The devices mentioned in the title to this article are made-up words, glamorized versions of the cheap Resco Nail Trimmer.
The Resco Nail Trimmer is probably the most disgusting piece of equipment that an American veterinarian uses but, OMG, he uses it thousands of times. The Resco nail trimmer is possibly the most used item in his arsenal of equipment. It is used to cut off the last phalange of the toe of a cat; of every toe on both forepaws of the cat.
It is, therefore, not a trimmer of a cat’s nail at all. It is the most devious misrepresentation in the veterinarian’s dictionary. Far from trimming the nail of a cat, this nasty device mutilates a cat by amputating the top of a cat’s toes. That means bone and it means cartilage and it does not mean trimming anything.
The made-up description of the declawing device in the title to this post was made by Robert M Miller DVM. He is a cartoonist, speaker and Veterinary Medicine Practitioner Board Member. He is also, in my opinion, a nasty, insensitive, commercially orientated, objectionable, unthinking veterinarian.
He thinks he can joke about the instruments that veterinarians use to mutilate cats for their owner’s convenience. There is no medical benefit in declawing a cat. All the benefit is for the cat’s owner and therefore the process is entirely in breach of the veterinarian’s oath. We all know that except the vet.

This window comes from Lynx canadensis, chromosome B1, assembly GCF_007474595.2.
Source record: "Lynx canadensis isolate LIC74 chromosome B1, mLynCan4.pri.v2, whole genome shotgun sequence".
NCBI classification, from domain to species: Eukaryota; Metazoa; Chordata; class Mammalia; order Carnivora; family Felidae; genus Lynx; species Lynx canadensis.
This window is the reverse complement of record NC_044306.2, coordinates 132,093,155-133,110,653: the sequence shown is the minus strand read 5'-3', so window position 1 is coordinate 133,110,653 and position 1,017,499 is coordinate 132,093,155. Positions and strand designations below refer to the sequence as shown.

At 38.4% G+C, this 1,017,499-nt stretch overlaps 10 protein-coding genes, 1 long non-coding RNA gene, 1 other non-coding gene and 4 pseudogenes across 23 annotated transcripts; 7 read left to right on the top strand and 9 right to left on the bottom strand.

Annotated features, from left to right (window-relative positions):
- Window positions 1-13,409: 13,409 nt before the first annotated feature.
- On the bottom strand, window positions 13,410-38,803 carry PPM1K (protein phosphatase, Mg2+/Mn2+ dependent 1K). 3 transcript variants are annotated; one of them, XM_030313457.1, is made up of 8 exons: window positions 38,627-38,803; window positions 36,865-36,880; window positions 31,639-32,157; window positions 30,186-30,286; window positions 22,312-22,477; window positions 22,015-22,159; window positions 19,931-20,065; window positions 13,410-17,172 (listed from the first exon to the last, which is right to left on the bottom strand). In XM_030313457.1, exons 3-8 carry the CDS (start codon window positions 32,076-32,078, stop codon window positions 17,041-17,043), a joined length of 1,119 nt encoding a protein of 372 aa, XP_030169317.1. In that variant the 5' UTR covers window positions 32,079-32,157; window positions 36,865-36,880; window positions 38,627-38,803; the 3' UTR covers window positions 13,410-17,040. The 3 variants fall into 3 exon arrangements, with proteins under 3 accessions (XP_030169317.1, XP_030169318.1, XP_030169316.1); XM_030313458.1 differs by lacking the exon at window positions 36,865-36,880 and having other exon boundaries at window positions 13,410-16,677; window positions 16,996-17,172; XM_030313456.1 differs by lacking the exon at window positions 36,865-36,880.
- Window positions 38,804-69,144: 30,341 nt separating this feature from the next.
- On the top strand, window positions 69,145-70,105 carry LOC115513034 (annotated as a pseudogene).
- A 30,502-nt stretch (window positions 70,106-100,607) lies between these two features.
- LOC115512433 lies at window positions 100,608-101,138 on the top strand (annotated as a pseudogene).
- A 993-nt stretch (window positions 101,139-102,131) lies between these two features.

The reason why Dr Miller invented these silly made up words was because he was complaining about a quoted $1000 fee by a local veterinarian for declawing a cat. He thought the fee was exorbitant (it is) and therefore he felt obliged to make the equipment, used to carry out the operation, sound exotic to justify the exorbitant fee. Big joke. Ha Ha Ha.
The reason why Dr Miller wrote an article (here is the link) about declawing is because a relative of his wished to declaw their cat. They have an eight-month old neutered male cat. Dr Miller, in his infinite wisdom, says that the entire family had scratch wounds on their hands and while he was there the dog suffered a bloody nose. He suggested declawing their cat’s forepaws. I wish he had suggested something far more wise and sensible, namely how his relatives should handle and care for their cat properly.
Clearly these people haven’t got the first clue how to handle a domestic cat properly and by the sound of it they are getting scratches because of mishandling and because, quite possibly, their cat is stressed and anxious due to a poor environment. If a cat owner gets scratched it is their fault.
However this cartoonist vet, who, incidentally, should stick to cartoons and stop mutilating cats, simply does not see the logic of that simple and far more humane advice. The quick, cheap fix is to mutilate the cat and ignore what the cat’s caretaker can and should do to avoid scratches, which incidentally is extremely easy to do.